There was one statistic that was mentioned in the film that I had not heard before.  It said that a women with Down Syndrome has a 50% chance of having a child with Down Syndrome.  I did a little digging to see if I could find out more and received some help from The Tech Geneticist a  project from the University of Stanford which seeks to increase the public understanding of genetics.  About half of the eggs of a women with Down Syndrome will have an extra 21st chromosome (similar to what is described in this post http://genetics.thetech.org/ask/ask296).  Her actual chance of having a child with Down Syndrome is less than 50% because fetuses with extra 21st chromosomes are at increased risk of complications.  According to the National Down Syndrome Society only about 50% of women with Down Syndrome are fertile (ovulate).

It’s trickier when it comes to thinking about the father.  Much less is known about the heritability (chance of passing a genetic trait on) of Down Syndrome for men with Down Syndrome, but it may be that their sperm that carry two 21st chromosomes would be less viable than their sperm that only have one.  Both the Tech Geneticist and the National Down Syndrome Society suggested men with Down Syndrome seem to have much lower fertility rates than their same age peers with two 21st chromosomes.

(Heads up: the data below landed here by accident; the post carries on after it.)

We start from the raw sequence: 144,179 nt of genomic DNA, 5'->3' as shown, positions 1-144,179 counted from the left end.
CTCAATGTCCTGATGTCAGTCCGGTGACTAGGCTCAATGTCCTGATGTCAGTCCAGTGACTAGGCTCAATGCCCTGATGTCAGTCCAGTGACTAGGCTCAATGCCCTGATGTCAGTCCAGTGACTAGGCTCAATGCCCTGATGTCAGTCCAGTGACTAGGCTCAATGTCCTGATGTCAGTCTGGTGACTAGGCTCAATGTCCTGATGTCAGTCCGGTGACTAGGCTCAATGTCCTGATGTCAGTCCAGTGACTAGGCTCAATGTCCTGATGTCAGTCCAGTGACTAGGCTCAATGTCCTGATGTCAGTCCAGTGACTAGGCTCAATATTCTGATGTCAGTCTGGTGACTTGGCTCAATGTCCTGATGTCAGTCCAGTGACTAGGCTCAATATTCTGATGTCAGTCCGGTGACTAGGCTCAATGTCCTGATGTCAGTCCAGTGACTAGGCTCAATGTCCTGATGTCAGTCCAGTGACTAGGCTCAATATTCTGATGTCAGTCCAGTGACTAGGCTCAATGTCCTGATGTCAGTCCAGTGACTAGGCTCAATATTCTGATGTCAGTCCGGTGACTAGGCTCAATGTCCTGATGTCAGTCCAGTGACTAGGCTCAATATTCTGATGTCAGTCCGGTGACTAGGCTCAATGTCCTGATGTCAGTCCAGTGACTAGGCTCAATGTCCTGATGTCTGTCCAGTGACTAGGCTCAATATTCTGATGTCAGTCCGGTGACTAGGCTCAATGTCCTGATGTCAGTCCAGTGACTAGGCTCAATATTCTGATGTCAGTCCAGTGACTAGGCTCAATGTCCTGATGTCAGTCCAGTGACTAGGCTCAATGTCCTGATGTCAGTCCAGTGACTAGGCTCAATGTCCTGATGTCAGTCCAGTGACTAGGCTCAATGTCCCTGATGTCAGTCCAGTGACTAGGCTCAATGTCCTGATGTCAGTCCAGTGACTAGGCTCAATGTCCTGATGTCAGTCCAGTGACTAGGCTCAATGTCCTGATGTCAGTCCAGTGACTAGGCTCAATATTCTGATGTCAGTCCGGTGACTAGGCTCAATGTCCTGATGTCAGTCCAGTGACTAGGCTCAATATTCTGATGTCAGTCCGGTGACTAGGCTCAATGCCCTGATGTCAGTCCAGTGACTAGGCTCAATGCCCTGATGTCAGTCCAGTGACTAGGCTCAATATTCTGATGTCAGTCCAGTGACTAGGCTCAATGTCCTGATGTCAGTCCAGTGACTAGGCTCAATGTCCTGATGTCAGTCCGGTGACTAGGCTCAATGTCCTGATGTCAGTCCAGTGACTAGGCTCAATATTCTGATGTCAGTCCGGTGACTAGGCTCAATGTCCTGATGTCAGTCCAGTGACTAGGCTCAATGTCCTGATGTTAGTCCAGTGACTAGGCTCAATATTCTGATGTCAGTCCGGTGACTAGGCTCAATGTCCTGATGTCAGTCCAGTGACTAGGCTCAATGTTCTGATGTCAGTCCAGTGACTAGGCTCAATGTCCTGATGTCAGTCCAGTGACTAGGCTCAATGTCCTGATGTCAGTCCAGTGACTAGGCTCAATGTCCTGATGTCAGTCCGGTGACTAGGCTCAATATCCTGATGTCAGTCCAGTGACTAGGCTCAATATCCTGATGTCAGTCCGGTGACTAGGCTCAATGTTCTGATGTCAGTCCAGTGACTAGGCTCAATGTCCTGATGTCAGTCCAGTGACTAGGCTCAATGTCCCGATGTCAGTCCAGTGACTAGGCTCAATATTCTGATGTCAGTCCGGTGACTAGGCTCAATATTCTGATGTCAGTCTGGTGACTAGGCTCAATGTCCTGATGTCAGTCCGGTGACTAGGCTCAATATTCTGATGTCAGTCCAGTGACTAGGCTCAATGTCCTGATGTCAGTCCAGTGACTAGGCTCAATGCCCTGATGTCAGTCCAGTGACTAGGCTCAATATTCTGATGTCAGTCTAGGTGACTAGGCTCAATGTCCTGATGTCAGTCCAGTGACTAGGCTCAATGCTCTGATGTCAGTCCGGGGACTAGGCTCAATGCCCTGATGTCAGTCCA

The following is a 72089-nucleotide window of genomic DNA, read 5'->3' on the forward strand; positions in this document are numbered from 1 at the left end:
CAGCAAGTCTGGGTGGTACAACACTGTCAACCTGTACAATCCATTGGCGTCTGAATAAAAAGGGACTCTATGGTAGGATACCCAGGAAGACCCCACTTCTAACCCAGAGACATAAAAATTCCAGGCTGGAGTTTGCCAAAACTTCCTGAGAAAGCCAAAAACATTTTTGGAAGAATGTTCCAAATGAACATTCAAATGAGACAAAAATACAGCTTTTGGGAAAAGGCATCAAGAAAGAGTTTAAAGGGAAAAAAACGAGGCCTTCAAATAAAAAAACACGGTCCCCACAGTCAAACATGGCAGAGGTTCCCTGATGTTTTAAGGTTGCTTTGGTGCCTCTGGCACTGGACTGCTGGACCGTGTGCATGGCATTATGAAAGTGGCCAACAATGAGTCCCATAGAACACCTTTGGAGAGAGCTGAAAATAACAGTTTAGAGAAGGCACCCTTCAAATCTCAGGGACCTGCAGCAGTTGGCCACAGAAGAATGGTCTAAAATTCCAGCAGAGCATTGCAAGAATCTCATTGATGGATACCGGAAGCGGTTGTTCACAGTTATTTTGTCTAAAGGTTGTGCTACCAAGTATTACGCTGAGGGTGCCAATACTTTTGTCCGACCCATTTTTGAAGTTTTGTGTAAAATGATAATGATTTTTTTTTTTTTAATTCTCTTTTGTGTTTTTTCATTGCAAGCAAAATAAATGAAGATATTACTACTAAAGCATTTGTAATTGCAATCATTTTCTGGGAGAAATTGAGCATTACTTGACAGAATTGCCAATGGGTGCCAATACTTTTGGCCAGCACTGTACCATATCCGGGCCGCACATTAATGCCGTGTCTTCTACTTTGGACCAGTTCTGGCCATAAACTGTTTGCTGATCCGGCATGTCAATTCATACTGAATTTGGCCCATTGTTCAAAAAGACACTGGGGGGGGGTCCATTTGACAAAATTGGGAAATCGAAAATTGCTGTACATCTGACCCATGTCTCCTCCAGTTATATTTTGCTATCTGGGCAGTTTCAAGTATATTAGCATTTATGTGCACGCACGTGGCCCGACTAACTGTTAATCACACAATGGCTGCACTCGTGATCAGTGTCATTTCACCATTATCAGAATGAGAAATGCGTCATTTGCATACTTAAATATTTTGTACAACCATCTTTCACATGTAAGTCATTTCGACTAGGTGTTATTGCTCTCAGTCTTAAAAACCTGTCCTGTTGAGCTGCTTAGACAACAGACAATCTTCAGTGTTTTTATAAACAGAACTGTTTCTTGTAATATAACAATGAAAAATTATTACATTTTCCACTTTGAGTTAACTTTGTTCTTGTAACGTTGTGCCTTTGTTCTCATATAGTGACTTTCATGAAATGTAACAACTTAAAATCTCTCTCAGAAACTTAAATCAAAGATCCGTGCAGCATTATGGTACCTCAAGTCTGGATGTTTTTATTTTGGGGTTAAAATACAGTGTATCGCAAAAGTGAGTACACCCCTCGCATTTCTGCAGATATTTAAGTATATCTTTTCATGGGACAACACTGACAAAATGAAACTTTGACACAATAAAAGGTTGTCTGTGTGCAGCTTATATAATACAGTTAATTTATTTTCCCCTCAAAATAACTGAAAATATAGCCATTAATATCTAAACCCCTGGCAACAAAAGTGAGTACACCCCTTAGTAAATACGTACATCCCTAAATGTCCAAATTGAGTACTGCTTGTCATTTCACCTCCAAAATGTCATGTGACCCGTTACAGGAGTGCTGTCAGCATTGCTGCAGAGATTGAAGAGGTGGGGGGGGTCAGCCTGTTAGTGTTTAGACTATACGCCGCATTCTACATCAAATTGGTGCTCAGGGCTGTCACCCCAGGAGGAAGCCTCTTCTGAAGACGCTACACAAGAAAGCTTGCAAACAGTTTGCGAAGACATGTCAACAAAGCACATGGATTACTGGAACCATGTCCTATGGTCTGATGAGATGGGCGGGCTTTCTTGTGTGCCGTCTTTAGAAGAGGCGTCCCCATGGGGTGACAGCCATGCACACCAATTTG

Sexual Violence: How to Protect and Prevent

Here are some resources about sexual violence, including crisis hotline information:

Sexual Violence and Disabilities Resources:

Sexual Abuse of Children with Autism: Factors that Increase Risk and Interfere with Recognition of Abuse: A free-to-access report on sexual abuse and children with ASD.

People with Intellectual Disabilities and Sexual Violence: A brief report on signs of sexual violence involving people with intellectual disability.

Guardianship, Sexual Assault, and Rape Kit Rights: A previous post of ours which highlights policy changes involving issues with guardians, sexual assault, and the right to release a rape kit.

Promoting Justice: An Essential Resource Guide for Responding to Abuse Against Children with Disabilities: This guide discusses abuse and neglect toward children with many types of disabilities, including neurodevelopmental, physical, sensory, brain injury, and mental health disabilities.